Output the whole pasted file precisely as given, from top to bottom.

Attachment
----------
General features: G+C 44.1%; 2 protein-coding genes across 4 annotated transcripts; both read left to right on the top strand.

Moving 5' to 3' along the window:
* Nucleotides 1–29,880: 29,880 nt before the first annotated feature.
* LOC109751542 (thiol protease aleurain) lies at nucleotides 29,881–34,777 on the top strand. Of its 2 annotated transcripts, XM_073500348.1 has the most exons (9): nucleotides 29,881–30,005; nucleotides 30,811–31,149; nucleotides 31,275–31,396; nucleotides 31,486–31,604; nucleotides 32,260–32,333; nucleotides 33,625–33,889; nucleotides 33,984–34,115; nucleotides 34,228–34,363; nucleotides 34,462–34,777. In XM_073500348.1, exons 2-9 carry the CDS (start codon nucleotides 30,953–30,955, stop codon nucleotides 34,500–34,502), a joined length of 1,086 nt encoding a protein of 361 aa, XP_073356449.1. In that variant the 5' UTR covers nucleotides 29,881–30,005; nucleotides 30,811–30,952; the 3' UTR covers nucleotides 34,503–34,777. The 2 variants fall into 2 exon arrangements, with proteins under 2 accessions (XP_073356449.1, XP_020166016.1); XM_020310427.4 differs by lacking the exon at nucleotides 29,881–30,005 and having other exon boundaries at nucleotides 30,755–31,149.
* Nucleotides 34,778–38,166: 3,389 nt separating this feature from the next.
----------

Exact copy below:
General features: G+C 44.1%; 2 protein-coding genes across 4 annotated transcripts; both read left to right on the top strand.

Moving 5' to 3' along the window:
* Nucleotides 1–29,880: 29,880 nt before the first annotated feature.
* LOC109751542 (thiol protease aleurain) lies at nucleotides 29,881–34,777 on the top strand. Of its 2 annotated transcripts, XM_073500348.1 has the most exons (9): nucleotides 29,881–30,005; nucleotides 30,811–31,149; nucleotides 31,275–31,396; nucleotides 31,486–31,604; nucleotides 32,260–32,333; nucleotides 33,625–33,889; nucleotides 33,984–34,115; nucleotides 34,228–34,363; nucleotides 34,462–34,777. In XM_073500348.1, exons 2-9 carry the CDS (start codon nucleotides 30,953–30,955, stop codon nucleotides 34,500–34,502), a joined length of 1,086 nt encoding a protein of 361 aa, XP_073356449.1. In that variant the 5' UTR covers nucleotides 29,881–30,005; nucleotides 30,811–30,952; the 3' UTR covers nucleotides 34,503–34,777. The 2 variants fall into 2 exon arrangements, with proteins under 2 accessions (XP_073356449.1, XP_020166016.1); XM_020310427.4 differs by lacking the exon at nucleotides 29,881–30,005 and having other exon boundaries at nucleotides 30,755–31,149.
* Nucleotides 34,778–38,166: 3,389 nt separating this feature from the next.